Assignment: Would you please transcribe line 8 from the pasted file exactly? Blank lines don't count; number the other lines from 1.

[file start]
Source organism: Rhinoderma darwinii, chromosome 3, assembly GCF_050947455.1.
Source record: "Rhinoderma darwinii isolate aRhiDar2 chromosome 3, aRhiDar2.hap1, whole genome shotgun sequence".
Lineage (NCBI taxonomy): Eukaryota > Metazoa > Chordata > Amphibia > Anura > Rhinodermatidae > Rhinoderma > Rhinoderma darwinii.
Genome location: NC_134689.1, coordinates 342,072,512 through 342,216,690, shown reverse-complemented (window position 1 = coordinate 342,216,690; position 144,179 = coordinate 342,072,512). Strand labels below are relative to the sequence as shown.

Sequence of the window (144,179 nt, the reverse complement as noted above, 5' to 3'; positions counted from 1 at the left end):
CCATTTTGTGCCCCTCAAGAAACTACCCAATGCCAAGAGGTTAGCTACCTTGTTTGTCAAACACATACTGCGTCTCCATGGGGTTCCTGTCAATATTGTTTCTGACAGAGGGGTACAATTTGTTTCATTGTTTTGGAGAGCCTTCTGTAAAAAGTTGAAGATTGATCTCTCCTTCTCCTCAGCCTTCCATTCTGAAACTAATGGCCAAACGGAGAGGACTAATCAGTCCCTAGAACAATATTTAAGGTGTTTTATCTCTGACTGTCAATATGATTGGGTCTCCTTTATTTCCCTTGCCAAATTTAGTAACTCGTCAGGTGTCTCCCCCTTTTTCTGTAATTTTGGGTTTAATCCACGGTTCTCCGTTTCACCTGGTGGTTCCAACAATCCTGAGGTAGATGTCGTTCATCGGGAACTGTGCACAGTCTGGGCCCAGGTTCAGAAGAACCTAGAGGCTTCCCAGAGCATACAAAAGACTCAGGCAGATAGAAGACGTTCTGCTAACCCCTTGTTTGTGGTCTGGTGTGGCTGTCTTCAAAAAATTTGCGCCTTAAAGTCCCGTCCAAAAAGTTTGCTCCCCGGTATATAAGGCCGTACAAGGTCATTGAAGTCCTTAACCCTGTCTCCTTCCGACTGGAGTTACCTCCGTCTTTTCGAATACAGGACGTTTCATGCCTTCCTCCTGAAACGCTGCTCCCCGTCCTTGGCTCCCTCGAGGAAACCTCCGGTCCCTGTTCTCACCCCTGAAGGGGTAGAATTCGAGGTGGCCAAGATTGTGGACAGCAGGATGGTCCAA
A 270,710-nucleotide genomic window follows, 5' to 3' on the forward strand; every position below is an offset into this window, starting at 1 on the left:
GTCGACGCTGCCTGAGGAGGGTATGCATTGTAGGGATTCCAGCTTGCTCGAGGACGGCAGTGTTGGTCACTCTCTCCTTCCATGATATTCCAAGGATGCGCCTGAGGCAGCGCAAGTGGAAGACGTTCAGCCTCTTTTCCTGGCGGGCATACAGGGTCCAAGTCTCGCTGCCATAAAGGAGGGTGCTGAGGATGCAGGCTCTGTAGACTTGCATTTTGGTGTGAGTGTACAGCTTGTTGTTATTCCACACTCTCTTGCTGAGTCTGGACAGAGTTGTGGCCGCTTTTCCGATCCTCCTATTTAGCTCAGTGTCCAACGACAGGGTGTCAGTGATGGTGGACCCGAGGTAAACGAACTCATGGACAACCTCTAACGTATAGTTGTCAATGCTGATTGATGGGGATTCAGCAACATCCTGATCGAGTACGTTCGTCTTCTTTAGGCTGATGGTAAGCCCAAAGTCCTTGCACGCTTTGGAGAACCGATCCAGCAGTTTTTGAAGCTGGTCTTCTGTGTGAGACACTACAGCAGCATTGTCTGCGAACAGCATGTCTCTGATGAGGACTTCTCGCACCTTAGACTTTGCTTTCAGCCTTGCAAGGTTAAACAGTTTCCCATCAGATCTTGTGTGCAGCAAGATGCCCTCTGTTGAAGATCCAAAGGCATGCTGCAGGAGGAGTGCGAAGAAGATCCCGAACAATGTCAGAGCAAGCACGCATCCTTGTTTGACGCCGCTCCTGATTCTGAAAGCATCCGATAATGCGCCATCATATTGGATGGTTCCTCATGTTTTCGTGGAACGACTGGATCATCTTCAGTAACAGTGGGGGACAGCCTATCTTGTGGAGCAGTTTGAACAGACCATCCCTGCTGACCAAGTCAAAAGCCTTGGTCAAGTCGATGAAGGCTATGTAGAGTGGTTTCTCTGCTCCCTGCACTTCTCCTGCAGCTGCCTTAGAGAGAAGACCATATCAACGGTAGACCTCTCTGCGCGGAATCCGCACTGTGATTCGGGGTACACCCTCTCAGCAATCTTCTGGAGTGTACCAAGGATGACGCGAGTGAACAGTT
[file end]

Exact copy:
GTCGACGCTGCCTGAGGAGGGTATGCATTGTAGGGATTCCAGCTTGCTCGAGGACGGCAGTGTTGGTCACTCTCTCCTTCCATGATATTCCAAGGATGCGCCTGAGGCAGCGCAAGTGGAAGACGTTCAGCCTCTTTTCCTGGCGGGCATACAGGGTCCAAGTCTCGCTGCCATAAAGGAGGGTGCTGAGGATGCAGGCTCTGTAGACTTGCATTTTGGTGTGAGTGTACAGCTTGTTGTTATTCCACACTCTCTTGCTGAGTCTGGACAGAGTTGTGGCCGCTTTTCCGATCCTCCTATTTAGCTCAGTGTCCAACGACAGGGTGTCAGTGATGGTGGACCCGAGGTAAACGAACTCATGGACAACCTCTAACGTATAGTTGTCAATGCTGATTGATGGGGATTCAGCAACATCCTGATCGAGTACGTTCGTCTTCTTTAGGCTGATGGTAAGCCCAAAGTCCTTGCACGCTTTGGAGAACCGATCCAGCAGTTTTTGAAGCTGGTCTTCTGTGTGAGACACTACAGCAGCATTGTCTGCGAACAGCATGTCTCTGATGAGGACTTCTCGCACCTTAGACTTTGCTTTCAGCCTTGCAAGGTTAAACAGTTTCCCATCAGATCTTGTGTGCAGCAAGATGCCCTCTGTTGAAGATCCAAAGGCATGCTGCAGGAGGAGTGCGAAGAAGATCCCGAACAATGTCAGAGCAAGCACGCATCCTTGTTTGACGCCGCTCCTGATTCTGAAAGCATCCGATAATGCGCCATCATATTGGATGGTTCCTCATGTTTTCGTGGAACGACTGGATCATCTTCAGTAACAGTGGGGGACAGCCTATCTTGTGGAGCAGTTTGAACAGACCATCCCTGCTGACCAAGTCAAAAGCCTTGGTCAAGTCGATGAAGGCTATGTAGAGTGGTTTCTCTGCTCCCTGCACTTCTCCTGCAGCTGCCTTAGAGAGAAGACCATATCAACGGTAGACCTCTCTGCGCGGAATCCGCACTGTGATTCGGGGTACACCCTCTCAGCAATCTTCTGGAGTGTACCAAGGATGACGCGAGTGAACAGTT